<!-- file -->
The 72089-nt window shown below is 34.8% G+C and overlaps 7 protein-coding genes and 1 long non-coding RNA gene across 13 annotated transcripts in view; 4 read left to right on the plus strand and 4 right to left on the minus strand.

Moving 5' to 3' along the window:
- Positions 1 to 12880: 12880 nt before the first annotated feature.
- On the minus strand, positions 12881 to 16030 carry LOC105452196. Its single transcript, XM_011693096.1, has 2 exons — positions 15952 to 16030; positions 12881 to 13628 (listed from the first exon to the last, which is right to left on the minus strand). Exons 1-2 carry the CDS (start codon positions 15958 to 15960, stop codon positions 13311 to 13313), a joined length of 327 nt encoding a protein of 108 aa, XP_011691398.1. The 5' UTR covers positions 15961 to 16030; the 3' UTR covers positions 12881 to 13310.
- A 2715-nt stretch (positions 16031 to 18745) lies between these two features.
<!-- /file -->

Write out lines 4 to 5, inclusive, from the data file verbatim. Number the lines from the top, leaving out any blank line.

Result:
- On the minus strand, positions 12881 to 16030 carry LOC105452196. Its single transcript, XM_011693096.1, has 2 exons — positions 15952 to 16030; positions 12881 to 13628 (listed from the first exon to the last, which is right to left on the minus strand). Exons 1-2 carry the CDS (start codon positions 15958 to 15960, stop codon positions 13311 to 13313), a joined length of 327 nt encoding a protein of 108 aa, XP_011691398.1. The 5' UTR covers positions 15961 to 16030; the 3' UTR covers positions 12881 to 13310.
- A 2715-nt stretch (positions 16031 to 18745) lies between these two features.